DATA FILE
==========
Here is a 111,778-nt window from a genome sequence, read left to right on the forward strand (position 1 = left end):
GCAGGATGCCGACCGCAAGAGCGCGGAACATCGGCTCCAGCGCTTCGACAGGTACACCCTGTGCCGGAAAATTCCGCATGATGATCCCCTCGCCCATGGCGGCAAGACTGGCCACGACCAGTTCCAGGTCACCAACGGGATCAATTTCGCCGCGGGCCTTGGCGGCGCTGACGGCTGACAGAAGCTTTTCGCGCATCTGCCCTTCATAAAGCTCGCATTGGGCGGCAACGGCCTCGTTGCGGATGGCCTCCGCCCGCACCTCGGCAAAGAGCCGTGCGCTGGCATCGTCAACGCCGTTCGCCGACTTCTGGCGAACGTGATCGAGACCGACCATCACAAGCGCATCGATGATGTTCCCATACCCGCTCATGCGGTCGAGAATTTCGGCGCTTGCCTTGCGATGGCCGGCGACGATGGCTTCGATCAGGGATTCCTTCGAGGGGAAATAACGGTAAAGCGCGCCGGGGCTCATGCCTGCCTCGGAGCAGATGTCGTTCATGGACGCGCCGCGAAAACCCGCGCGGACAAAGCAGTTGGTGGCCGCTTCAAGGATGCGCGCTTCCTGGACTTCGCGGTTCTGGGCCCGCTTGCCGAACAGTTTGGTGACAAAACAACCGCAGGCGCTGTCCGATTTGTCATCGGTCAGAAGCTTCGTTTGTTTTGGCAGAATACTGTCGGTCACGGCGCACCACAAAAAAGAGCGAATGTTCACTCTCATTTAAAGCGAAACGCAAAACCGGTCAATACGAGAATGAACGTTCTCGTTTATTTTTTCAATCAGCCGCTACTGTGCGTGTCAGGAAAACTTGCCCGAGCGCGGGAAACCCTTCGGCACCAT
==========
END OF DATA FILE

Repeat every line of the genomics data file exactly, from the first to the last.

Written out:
Here is a 111,778-nt window from a genome sequence, read left to right on the forward strand (position 1 = left end):
GCAGGATGCCGACCGCAAGAGCGCGGAACATCGGCTCCAGCGCTTCGACAGGTACACCCTGTGCCGGAAAATTCCGCATGATGATCCCCTCGCCCATGGCGGCAAGACTGGCCACGACCAGTTCCAGGTCACCAACGGGATCAATTTCGCCGCGGGCCTTGGCGGCGCTGACGGCTGACAGAAGCTTTTCGCGCATCTGCCCTTCATAAAGCTCGCATTGGGCGGCAACGGCCTCGTTGCGGATGGCCTCCGCCCGCACCTCGGCAAAGAGCCGTGCGCTGGCATCGTCAACGCCGTTCGCCGACTTCTGGCGAACGTGATCGAGACCGACCATCACAAGCGCATCGATGATGTTCCCATACCCGCTCATGCGGTCGAGAATTTCGGCGCTTGCCTTGCGATGGCCGGCGACGATGGCTTCGATCAGGGATTCCTTCGAGGGGAAATAACGGTAAAGCGCGCCGGGGCTCATGCCTGCCTCGGAGCAGATGTCGTTCATGGACGCGCCGCGAAAACCCGCGCGGACAAAGCAGTTGGTGGCCGCTTCAAGGATGCGCGCTTCCTGGACTTCGCGGTTCTGGGCCCGCTTGCCGAACAGTTTGGTGACAAAACAACCGCAGGCGCTGTCCGATTTGTCATCGGTCAGAAGCTTCGTTTGTTTTGGCAGAATACTGTCGGTCACGGCGCACCACAAAAAAGAGCGAATGTTCACTCTCATTTAAAGCGAAACGCAAAACCGGTCAATACGAGAATGAACGTTCTCGTTTATTTTTTCAATCAGCCGCTACTGTGCGTGTCAGGAAAACTTGCCCGAGCGCGGGAAACCCTTCGGCACCAT